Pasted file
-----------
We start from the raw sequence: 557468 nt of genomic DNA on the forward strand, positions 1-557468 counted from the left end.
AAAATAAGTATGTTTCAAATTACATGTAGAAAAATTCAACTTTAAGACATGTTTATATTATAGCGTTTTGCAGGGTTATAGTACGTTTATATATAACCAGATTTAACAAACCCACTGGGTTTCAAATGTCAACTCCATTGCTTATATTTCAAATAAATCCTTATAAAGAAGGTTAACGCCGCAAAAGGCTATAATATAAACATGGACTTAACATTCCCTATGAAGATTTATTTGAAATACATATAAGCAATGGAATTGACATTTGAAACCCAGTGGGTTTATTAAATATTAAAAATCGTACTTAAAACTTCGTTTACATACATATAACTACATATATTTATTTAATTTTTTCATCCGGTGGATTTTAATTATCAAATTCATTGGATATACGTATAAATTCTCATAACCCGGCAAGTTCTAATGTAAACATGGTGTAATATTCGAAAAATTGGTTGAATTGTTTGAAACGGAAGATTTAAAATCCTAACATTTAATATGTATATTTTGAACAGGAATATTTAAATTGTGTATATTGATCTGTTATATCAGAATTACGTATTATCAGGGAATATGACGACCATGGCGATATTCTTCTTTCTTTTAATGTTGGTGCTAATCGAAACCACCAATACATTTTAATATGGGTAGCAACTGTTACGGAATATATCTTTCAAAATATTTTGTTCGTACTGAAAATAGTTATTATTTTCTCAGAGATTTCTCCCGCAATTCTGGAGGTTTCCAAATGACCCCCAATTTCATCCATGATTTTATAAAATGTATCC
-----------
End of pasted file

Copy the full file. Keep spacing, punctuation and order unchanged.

We start from the raw sequence: 557468 nt of genomic DNA on the forward strand, positions 1-557468 counted from the left end.
AAAATAAGTATGTTTCAAATTACATGTAGAAAAATTCAACTTTAAGACATGTTTATATTATAGCGTTTTGCAGGGTTATAGTACGTTTATATATAACCAGATTTAACAAACCCACTGGGTTTCAAATGTCAACTCCATTGCTTATATTTCAAATAAATCCTTATAAAGAAGGTTAACGCCGCAAAAGGCTATAATATAAACATGGACTTAACATTCCCTATGAAGATTTATTTGAAATACATATAAGCAATGGAATTGACATTTGAAACCCAGTGGGTTTATTAAATATTAAAAATCGTACTTAAAACTTCGTTTACATACATATAACTACATATATTTATTTAATTTTTTCATCCGGTGGATTTTAATTATCAAATTCATTGGATATACGTATAAATTCTCATAACCCGGCAAGTTCTAATGTAAACATGGTGTAATATTCGAAAAATTGGTTGAATTGTTTGAAACGGAAGATTTAAAATCCTAACATTTAATATGTATATTTTGAACAGGAATATTTAAATTGTGTATATTGATCTGTTATATCAGAATTACGTATTATCAGGGAATATGACGACCATGGCGATATTCTTCTTTCTTTTAATGTTGGTGCTAATCGAAACCACCAATACATTTTAATATGGGTAGCAACTGTTACGGAATATATCTTTCAAAATATTTTGTTCGTACTGAAAATAGTTATTATTTTCTCAGAGATTTCTCCCGCAATTCTGGAGGTTTCCAAATGACCCCCAATTTCATCCATGATTTTATAAAATGTATCC